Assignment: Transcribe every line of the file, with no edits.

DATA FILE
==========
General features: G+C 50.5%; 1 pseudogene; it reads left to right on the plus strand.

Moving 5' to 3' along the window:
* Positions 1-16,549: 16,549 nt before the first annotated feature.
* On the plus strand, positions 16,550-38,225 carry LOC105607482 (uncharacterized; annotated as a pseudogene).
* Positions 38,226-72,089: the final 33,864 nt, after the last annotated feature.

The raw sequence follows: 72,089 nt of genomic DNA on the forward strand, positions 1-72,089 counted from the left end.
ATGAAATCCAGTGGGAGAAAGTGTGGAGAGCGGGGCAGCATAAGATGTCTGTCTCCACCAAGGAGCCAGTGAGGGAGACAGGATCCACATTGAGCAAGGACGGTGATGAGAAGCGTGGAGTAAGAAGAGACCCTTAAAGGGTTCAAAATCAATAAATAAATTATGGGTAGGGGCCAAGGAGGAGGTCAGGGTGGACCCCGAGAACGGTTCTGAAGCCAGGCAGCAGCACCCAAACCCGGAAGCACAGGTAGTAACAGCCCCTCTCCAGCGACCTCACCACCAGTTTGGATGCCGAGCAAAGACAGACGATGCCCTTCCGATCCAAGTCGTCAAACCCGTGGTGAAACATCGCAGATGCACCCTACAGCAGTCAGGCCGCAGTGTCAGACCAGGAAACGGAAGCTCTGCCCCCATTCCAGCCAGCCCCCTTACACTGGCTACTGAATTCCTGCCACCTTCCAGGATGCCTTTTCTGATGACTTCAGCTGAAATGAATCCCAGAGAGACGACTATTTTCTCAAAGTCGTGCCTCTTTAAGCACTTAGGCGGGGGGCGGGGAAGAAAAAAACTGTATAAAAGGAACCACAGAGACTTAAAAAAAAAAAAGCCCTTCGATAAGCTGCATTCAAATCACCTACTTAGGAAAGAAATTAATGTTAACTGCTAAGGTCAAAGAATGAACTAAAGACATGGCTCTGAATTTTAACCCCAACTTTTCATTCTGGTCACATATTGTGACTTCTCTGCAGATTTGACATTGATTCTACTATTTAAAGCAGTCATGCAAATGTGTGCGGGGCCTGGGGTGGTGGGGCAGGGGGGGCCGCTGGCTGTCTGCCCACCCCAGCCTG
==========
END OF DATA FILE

General features: G+C 50.5%; 1 pseudogene; it reads left to right on the plus strand.

Moving 5' to 3' along the window:
* Positions 1-16,549: 16,549 nt before the first annotated feature.
* On the plus strand, positions 16,550-38,225 carry LOC105607482 (uncharacterized; annotated as a pseudogene).
* Positions 38,226-72,089: the final 33,864 nt, after the last annotated feature.

The raw sequence follows: 72,089 nt of genomic DNA on the forward strand, positions 1-72,089 counted from the left end.
ATGAAATCCAGTGGGAGAAAGTGTGGAGAGCGGGGCAGCATAAGATGTCTGTCTCCACCAAGGAGCCAGTGAGGGAGACAGGATCCACATTGAGCAAGGACGGTGATGAGAAGCGTGGAGTAAGAAGAGACCCTTAAAGGGTTCAAAATCAATAAATAAATTATGGGTAGGGGCCAAGGAGGAGGTCAGGGTGGACCCCGAGAACGGTTCTGAAGCCAGGCAGCAGCACCCAAACCCGGAAGCACAGGTAGTAACAGCCCCTCTCCAGCGACCTCACCACCAGTTTGGATGCCGAGCAAAGACAGACGATGCCCTTCCGATCCAAGTCGTCAAACCCGTGGTGAAACATCGCAGATGCACCCTACAGCAGTCAGGCCGCAGTGTCAGACCAGGAAACGGAAGCTCTGCCCCCATTCCAGCCAGCCCCCTTACACTGGCTACTGAATTCCTGCCACCTTCCAGGATGCCTTTTCTGATGACTTCAGCTGAAATGAATCCCAGAGAGACGACTATTTTCTCAAAGTCGTGCCTCTTTAAGCACTTAGGCGGGGGGCGGGGAAGAAAAAAACTGTATAAAAGGAACCACAGAGACTTAAAAAAAAAAAAGCCCTTCGATAAGCTGCATTCAAATCACCTACTTAGGAAAGAAATTAATGTTAACTGCTAAGGTCAAAGAATGAACTAAAGACATGGCTCTGAATTTTAACCCCAACTTTTCATTCTGGTCACATATTGTGACTTCTCTGCAGATTTGACATTGATTCTACTATTTAAAGCAGTCATGCAAATGTGTGCGGGGCCTGGGGTGGTGGGGCAGGGGGGGCCGCTGGCTGTCTGCCCACCCCAGCCTG